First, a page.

Born at Maynard Hospital in Seattle in 1966 and living on Capitol Hill, the Seattle lifer says his strong neighborhood connection, love of environment and neighbors demanded he take pictures of those on the streets. These are the people we live aside, Durkan says. It is important they have a voice and are seen, just as the Amazon techies and well-dressed downtowners that have been getting so much press in Seattle’s boom.

“So often people walk over them,” Durkan says of people living on the streets. “It’s important to get them out in front of people, bring to light underlying issues.”

Homelessness is as diverse as this city, Durkan says. Drug addiction is not the sole impetus for every homeless person. Neither is mental illness or economic hardship, both which he plans to chronicle. As hard as it is to pin down an umbrella explanation for life on the street, Durkan says a “cure” or a “fix” for the homeless is, too, impossibly complex. It’s fallacy to pretend a new photo series will do much of anything to eliminate the hardships.

But it’s SOMETHING. A step, Durkan says. For exposing the issue, a call for help. Even if, Durkan says, no one sees his series or cares about a particular photograph, he was there, in that subject’s life for a moment.  Awareness, and all its arms, is good.

“These stories people can connect with,” Durkan says.

Pictures of sparkling Elliott Bay and majestic mountains are important, Durkan says, and he won’t stop taking those and posting them to his pages. They are part of Seattle; this town’s makeup. The “pretty,” Durkan says, to this new series of “gritty.” He’s just pointing his camera in different directions, now, too. And he’s waiting for people to connect.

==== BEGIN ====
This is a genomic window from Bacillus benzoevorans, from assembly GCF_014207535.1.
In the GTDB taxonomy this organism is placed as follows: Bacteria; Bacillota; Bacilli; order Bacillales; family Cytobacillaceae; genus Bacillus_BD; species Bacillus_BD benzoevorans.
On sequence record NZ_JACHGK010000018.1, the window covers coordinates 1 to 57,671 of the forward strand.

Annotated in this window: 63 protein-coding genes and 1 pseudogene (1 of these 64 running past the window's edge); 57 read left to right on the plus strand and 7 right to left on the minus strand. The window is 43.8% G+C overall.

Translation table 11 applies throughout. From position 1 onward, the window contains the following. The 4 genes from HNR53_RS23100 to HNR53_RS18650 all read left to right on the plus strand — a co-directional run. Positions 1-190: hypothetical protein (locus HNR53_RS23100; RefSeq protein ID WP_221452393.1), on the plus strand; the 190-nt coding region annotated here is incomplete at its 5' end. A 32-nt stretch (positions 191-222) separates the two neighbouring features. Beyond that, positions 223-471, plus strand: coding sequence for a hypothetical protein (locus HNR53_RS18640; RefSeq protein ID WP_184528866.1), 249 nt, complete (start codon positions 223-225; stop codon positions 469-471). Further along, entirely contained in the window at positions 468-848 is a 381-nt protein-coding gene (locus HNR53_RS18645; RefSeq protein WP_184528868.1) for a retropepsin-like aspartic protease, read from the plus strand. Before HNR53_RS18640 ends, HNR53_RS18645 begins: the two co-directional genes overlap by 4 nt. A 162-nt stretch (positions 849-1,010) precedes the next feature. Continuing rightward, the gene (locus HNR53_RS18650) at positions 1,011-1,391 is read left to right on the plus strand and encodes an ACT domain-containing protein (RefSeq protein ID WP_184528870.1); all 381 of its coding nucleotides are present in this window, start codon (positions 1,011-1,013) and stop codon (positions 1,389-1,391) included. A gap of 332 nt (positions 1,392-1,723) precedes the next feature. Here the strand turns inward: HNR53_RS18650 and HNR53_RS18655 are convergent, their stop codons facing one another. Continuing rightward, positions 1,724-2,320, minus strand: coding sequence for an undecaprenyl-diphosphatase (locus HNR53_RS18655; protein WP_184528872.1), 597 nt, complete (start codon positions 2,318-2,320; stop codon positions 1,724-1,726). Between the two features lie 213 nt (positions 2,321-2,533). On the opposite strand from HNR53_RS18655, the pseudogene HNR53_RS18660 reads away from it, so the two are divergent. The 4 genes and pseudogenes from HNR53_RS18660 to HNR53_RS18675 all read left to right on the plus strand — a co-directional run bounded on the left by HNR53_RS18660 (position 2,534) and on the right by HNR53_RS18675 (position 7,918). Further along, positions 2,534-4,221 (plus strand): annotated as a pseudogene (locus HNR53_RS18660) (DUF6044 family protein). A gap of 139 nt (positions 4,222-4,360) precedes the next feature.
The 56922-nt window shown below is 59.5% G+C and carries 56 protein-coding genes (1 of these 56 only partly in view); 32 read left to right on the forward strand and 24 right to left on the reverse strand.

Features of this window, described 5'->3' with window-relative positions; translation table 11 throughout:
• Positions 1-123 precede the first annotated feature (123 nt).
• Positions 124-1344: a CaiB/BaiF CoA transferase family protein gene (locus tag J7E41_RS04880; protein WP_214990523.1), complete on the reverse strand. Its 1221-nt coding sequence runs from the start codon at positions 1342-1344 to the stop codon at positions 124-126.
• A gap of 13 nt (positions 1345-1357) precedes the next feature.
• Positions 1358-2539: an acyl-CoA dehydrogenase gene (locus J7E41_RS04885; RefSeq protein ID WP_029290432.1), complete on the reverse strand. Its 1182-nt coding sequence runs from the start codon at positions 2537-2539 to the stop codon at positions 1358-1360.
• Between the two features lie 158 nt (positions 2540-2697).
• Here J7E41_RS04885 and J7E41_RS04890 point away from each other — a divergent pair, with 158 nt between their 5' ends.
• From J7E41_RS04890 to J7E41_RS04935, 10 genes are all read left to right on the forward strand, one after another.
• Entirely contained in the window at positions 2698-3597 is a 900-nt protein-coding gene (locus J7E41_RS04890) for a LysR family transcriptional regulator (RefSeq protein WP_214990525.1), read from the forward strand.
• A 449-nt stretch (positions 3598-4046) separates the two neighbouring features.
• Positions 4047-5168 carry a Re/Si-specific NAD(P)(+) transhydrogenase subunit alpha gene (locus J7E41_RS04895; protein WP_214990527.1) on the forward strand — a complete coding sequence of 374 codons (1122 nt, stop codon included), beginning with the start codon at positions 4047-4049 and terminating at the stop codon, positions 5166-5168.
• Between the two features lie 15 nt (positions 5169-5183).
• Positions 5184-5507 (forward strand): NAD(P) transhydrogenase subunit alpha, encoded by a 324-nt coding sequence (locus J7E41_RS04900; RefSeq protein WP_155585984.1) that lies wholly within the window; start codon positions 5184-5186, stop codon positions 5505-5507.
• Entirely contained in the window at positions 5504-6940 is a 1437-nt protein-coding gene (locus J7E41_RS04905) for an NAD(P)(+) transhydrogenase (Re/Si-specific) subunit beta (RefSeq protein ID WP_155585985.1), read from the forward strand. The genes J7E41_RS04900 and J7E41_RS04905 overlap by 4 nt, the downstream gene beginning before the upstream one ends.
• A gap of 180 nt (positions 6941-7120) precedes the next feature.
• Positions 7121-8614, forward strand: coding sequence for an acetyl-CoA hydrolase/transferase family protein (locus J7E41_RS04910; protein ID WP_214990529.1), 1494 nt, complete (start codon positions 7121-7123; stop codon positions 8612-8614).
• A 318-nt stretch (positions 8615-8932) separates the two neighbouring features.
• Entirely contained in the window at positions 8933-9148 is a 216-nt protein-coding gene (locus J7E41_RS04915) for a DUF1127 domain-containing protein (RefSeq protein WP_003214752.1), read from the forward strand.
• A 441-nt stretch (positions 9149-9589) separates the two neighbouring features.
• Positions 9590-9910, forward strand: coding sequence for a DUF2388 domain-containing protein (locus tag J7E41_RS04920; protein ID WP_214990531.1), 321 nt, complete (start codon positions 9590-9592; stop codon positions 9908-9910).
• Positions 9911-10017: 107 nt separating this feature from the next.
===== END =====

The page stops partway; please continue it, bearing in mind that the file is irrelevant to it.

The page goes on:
To see more of Durkan’s work, and to follow his “Emerald Story” project, click here. Follow him on Twitter @timdurkan.

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10 comments

  • tim@msn.com

    Wow, really bad photographs. Poorly composed, out of focus, sloppy framing, inconsistent processing (hey contrasty color, hey black and white now, hey flat color now!). Go back to Space Needles and fog.

  • Kit

    The mainstream media doesn’t seem to cover this side of Seattle. A terrible lifestyle for the homeless addicts. One step away from death.

  • dborys

    Thank you, Tim Durkan and Q13 for publishing. You’ve got it right. Even if “no one sees his series or cares about a particular photograph, he was there, in that subject’s life for a moment” That’s what these kids need more than anything. Someone there. Exactly.

  • Elaine Simons

    Thanks Tim for sharing the stories of our friends Tbear, Polly, Luke, Skinny and the others that are still out there on the streets of Seattle. You caught the gritty side of our City and did not rose tint it! For every one that gets off the streets another one replaces them. These are the friends who are still out there struggling.

  • Endoexprt

    Libtards want to subsidize heroin to these things. Step on these lowlifes, not over them. Throw them in jail. Clean up or die.